Kim Son Restaurant

Kim Son Restaurant

Kim Son Restaurant

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wwltv.com

Posted on October 14, 2012 at 3:42 PM

Kim Son Restaurant
349 Whitney Ave
Gretna, LA 70056

Napoleon Rating: ***/*****

Vietnamese food is spreading across New Orleans, and people outside the Vietnamese community are growing more familiar with it. But things used to be much different. In the 1980s, if a Vietnamese restaurant hoped to lure customers outside of its community it served a menu of familiar Chinese-American dishes to get them in the door. Kim Son was one of these pioneers, and today its clientele is roughly split between people plowing into huge soups and sizzling platters of beef, and others playing it safe with the American-style Chinese dishes.

Ambiance

This is a large, comfortable, somewhat dowdy restaurant, done in the familiar style of Chinese restaurants all over the country. There's a lot of Asian décor and of course a huge fish tank for the gawking pleasure of the kids. The big round tables with lazy susans are ideal for parties of more than four.

Service

It pays to ask specific questions about dishes when ordering here. The menu is huge and highly diverse, but the wait staff does not do much to guide you through or sell it. I wish they would offer more insight. Sometimes, the only way to learn that you could have had some delicious specialty is to see one heading to another, better-informed table.

Appetizers

The menu goes on and on, and your options for starters are by no means limited to the appetizer list. For instance, rice paper spring rolls are the go-to order at Vietnamese restaurants, and Kim Son does these as well as anywhere. But if you're sharing a meal around the table -which is the optimal way to eat here - I suggest finding a few dishes that you can all pick at, like steamed mussels in garlic sauce or the charbroiled shrimp with steamed rice noodle cakes. There are many soups that can either be small starters or meals in their own right.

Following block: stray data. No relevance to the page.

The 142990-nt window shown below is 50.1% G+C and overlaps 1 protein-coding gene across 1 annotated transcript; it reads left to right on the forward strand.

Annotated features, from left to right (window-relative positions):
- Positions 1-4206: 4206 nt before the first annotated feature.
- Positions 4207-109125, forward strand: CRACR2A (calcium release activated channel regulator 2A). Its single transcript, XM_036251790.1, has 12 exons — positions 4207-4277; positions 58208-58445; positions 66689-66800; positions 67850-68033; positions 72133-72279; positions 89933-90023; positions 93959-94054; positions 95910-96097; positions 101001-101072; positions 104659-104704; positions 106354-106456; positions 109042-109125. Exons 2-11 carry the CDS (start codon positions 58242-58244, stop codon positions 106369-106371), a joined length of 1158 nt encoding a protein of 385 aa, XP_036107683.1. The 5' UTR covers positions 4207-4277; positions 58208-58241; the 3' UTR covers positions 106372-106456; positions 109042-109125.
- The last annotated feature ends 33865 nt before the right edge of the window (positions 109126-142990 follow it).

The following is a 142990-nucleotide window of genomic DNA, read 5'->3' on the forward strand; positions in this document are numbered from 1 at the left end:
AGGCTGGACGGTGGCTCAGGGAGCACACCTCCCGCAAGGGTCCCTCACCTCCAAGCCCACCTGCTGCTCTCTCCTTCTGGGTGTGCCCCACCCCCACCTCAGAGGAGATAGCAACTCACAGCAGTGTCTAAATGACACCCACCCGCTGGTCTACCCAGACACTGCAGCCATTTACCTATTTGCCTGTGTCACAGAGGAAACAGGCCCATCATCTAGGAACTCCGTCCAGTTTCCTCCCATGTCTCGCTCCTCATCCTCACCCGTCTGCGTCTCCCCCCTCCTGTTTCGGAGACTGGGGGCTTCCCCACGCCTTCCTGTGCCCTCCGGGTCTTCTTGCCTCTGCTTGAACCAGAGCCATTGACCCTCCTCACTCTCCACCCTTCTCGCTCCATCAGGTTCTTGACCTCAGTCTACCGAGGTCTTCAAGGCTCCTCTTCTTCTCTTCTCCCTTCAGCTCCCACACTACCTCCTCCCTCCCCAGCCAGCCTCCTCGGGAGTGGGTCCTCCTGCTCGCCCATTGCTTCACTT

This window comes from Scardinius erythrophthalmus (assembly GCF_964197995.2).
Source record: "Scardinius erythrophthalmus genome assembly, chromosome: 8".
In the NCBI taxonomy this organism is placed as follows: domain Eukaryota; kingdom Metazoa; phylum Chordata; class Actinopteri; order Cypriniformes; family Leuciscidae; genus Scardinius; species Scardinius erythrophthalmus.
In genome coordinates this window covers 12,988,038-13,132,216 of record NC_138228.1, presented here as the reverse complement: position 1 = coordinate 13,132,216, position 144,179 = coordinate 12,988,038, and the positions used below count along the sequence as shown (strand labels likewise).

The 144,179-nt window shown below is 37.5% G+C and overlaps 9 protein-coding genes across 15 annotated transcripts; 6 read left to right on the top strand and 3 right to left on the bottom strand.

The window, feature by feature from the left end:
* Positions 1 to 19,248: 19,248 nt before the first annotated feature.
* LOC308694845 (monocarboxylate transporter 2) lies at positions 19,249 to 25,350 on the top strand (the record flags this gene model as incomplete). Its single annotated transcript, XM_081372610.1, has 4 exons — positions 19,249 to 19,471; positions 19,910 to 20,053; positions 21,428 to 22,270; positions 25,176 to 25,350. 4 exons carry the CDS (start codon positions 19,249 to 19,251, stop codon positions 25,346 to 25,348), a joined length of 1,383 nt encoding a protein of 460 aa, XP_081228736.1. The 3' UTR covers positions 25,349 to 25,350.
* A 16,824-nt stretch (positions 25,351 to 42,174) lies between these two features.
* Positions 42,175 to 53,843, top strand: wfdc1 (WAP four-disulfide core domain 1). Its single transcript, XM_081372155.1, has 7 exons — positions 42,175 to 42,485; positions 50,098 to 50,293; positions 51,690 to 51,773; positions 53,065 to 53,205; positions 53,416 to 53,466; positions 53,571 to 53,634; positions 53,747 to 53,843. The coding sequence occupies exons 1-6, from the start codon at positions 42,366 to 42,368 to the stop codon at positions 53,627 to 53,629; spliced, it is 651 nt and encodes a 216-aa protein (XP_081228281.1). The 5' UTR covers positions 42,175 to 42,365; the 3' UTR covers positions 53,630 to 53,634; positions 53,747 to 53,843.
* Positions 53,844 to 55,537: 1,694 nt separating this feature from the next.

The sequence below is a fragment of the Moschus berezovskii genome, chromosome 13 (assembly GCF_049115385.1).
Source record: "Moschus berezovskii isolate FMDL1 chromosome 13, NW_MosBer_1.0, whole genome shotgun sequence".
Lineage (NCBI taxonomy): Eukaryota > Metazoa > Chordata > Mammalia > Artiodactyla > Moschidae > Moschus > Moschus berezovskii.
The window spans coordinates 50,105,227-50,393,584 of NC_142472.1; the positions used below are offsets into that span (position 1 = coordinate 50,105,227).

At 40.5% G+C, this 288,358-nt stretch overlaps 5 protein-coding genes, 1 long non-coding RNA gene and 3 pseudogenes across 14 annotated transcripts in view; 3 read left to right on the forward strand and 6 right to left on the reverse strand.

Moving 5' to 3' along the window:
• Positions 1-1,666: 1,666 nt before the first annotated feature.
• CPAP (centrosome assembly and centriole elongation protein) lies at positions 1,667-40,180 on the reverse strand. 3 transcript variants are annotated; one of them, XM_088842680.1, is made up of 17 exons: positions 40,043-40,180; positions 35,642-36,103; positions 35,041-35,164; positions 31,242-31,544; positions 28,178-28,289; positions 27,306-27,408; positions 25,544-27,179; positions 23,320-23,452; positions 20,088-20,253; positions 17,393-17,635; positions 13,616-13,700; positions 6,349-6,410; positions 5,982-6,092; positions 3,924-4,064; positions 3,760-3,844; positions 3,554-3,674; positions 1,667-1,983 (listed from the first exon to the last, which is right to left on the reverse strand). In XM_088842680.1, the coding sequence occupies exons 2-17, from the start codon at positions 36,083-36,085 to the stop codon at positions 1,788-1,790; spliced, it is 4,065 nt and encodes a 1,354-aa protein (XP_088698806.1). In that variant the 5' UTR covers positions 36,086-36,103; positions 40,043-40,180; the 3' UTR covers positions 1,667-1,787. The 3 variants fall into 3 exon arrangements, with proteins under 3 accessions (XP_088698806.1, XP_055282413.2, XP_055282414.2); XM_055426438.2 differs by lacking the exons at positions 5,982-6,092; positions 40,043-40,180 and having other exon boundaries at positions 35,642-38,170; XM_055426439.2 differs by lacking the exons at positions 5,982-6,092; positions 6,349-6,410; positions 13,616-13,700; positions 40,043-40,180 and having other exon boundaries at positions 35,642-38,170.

Entrees

One of the real highlights of this kitchen is a line of dishes called "salt baked," which are prepared with a range of seafood. The name is a misnomer though. For instance, salt baked shrimp or squid are really coated with a light batter, fried and then seasoned with a great deal of black pepper and onions. The salt baked tofu is a favorite even for people who don't normally order tofu, while the salt baked crabs are a true family-style feast of in-shell crabs, chopped up and coated in peppery butter (this also makes a great, if messy, first course).

There are a number of dishes that require preparation at the table, which makes a fun exercise in do-it-yourself dinner. Order the bo nuong vi, for instance, and the waitress brings a plate of raw, marinated beef and knobs of butter, followed by a small, self-contained grill on which you cook it all up. You grill a few slices of meat, roll them up with fresh herbs and pickled vegetables, dribble on the sauces and encase them in rice paper wrappers. The bo nhung dam calls for a similar approach, but this time involves a pot of bubbling rice vinegar in which you cook the raw beef fondue style.

The Vietnamese soups are better elsewhere, but still reliable if all you really want is a bowl of pho. The Chinese-American dishes, like the lemon chicken or Szechuan beef, are fairly standard but generally better than the norm.

Desserts

The kitchen can fetch up a bowl of ice cream but no one ever seems to order dessert here.

Drinks

There's a full bar that includes some throwbacks to the old Polynesian cocktail craze - so you can get a fog cutter, a Singapore sling or an electric watermelon, complete with cocktail umbrella.

Price

Prices are all over the map, from lunch specials for less than $8 to some elaborate, full-table presentations for more than $20. But anything that looks pricey is almost always intended to be shared around the table and really few dishes for one cost more than $12. Two people can eat very well here, with drinks, for about $50.

Overall

We have a lot more options for exploring Vietnamese cuisine now than when Kim Son first opened, but this veteran of the local dining scene remains a solid option with an enormous range of dishes to try. As long as you're comfortable finding your own way around its twists and turns, it should deliver an immensely enjoyable meal.
 

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